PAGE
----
Call that girl ... Kirsten Dunst, a vision of bewildered loveliness as the 14-year-old Marie of Austria, betrothed, in a political deal, to the even more bewildered 15-year-old future Louis XVI of France, played by Jason Schwartzman. (The marriage was famously unconsummated for seven years due to the child king's withering lack of sexual know-how.)
With her winning touch of girlfriend-of-Spider-Man resilience and the easy, modern way she wears her formidable ball gowns, Dunst embodies the teen girl of today and of more than 200 years ago. And in returning to the star of her first feature, "The Virgin Suicides," as muse, the filmmaker wisely lets Dunst set the movie's tone of voluptuous lostness.
"Marie Antoinette" uses Antonia Fraser's marvelous 2001 biography as a reference, but Coppola's movie views the world through the young queen's eyes. And eventually, that narrow POV loses focus and veers toward distractedness as the seriousness of the brewing revolution becomes clearer. Instead, friendless in an adopted country strangled by its own demands of etiquette (Judy Davis is a hoot as the worst of the sticklers, the Comtesse de Noailles) and unable to arouse her husband, Marie turns to luxury as solace -- cakes, jewels, parties, shoes.
Was she a flibbertigibbet, a casualty of gossip and mean press coverage, a Princess Diana before her time? Coppola's stranded royal suggests that at heart, Marie Antoinette was just a simple girl who wanted to have fun, and got her head handed to her.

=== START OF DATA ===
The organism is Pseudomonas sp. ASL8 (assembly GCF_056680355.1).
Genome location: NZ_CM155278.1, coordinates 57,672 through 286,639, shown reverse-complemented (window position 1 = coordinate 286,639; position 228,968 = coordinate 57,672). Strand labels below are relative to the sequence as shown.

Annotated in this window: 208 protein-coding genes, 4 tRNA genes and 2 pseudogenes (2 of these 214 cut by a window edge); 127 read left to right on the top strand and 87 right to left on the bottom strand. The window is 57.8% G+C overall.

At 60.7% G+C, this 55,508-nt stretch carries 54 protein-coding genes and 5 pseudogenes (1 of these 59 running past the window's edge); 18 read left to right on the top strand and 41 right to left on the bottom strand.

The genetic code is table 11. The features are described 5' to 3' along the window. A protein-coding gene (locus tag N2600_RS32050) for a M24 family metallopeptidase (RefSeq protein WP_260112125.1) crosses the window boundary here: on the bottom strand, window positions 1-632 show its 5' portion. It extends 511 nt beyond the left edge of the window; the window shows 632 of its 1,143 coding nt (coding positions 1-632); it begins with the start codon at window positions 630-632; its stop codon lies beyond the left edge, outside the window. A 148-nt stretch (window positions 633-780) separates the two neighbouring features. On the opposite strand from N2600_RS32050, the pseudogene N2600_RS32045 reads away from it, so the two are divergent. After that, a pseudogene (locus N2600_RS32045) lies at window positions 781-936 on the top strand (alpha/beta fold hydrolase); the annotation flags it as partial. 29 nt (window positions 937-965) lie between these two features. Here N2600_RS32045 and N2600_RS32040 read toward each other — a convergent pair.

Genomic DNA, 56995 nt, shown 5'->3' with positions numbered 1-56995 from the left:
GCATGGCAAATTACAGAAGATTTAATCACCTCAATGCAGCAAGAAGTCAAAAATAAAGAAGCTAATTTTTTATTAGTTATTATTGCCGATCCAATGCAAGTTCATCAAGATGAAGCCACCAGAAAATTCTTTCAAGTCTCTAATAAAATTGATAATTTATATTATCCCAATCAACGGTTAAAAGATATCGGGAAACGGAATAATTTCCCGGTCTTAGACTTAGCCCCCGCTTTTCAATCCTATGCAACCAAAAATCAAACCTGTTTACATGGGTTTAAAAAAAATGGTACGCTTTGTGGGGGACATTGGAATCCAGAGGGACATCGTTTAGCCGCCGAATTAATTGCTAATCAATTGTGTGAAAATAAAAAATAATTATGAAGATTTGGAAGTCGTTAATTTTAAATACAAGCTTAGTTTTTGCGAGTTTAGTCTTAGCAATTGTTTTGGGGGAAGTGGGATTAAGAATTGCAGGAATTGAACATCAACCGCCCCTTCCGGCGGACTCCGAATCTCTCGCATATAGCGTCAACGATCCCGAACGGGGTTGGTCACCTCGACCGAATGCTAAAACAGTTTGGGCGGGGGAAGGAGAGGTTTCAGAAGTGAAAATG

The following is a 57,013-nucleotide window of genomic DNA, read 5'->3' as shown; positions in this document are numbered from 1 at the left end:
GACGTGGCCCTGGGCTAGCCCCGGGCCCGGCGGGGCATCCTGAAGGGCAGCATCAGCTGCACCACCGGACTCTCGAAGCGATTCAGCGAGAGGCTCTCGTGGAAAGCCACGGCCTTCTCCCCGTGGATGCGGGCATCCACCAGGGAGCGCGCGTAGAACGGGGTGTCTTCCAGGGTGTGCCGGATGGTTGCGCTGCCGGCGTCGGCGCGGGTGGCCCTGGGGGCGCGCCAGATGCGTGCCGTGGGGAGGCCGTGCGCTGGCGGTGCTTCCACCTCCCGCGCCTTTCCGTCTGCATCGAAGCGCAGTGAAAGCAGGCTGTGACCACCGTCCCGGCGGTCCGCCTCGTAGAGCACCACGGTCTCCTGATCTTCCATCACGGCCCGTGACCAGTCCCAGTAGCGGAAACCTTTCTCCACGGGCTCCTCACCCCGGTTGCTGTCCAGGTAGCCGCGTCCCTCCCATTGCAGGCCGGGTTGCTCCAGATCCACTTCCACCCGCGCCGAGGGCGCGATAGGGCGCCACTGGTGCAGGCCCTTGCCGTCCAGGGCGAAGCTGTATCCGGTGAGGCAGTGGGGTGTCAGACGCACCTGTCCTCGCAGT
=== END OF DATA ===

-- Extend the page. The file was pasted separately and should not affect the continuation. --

EW Grade: B+
'Running with Scissors'
Reviewed by Lisa Schwarzbaum
Watching "Running With Scissors" the movie instead of reading "Running With Scissors" the best-selling memoir by Augusten Burroughs is like running with a spatula, or maybe some weird toast tongs. The experience is unusual -- zany, even -- but not nearly as dangerous or exhilarating as one would hope from the recklessness the title implies.
This is quite a feat of dullness on the part of writer-director (and "Nip/Tuck" creator) Ryan Murphy, considering the rawness of Burroughs' unenviably colorful autobiographical material: Raised by a monstrously narcissistic mother (Annette Bening) prone to psychosis and the creation of bad poetry, young Augusten (Joseph Cross) is deposited like a foster kid in the home of his mother's barmy psychiatrist, Dr. Finch (Brian Cox).
And in the way of crazy shrinks throughout psychoanalytic history, Finch has a brood (Jill Clayburgh as meek wife, Gwyneth Paltrow and Evan Rachel Wood as damaged daughters, Joseph Fiennes as profoundly disturbed ''adopted'' son) that makes the clan in "Little Miss Sunshine" -- or "The Addams Family" -- seem Walton fresh and functional.
Burroughs describes life in the Finch hell house with bleak hilarity that gains power from the suggestion of warped ordinariness -- doesn't every shrink wake his sleeping family to admire what he has just produced in the toilet? But Murphy, a first-time feature filmmaker, lacks an equivalent voice of his own -- or the confidence to influence through understatement; instead, he goes for the shorthand of ornate retro-'70s production and costume design, bumping up against arch kitsch. (To call the cluttered house itself a character, as the director has, is to cede narrative control.)
Bening is elegantly unvain in her ferocious performance as a bad, sick mother, but in this standing-still adaptation she's bested by kitchen decor.
EW Grade: C
Reviewed by Scott Brown
Horse love and daddy love are the purest loves of all, and Flicka, a new yet insistently old-fashioned spin on the kid-lit classic "My Friend Flicka," traffics in both.
But bighearted and beautifully shot as it is, this latest film version (the original starred Roddy McDowall, the Alison Lohman of 1943, as the misfit trainer of a ''loco'' horse) can't buck its public-library mustiness, despite a blaring pop/country soundtrack. As for our heroine (Lohman), her archetypal struggle with crusty Pa (uncrusty Tim McGraw) feels attitude-heavy and life-lesson-light.
EW Grade: B-
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Christian Bale and Hugh Jackman play rival magicians determined to outdo each other in "The Prestige."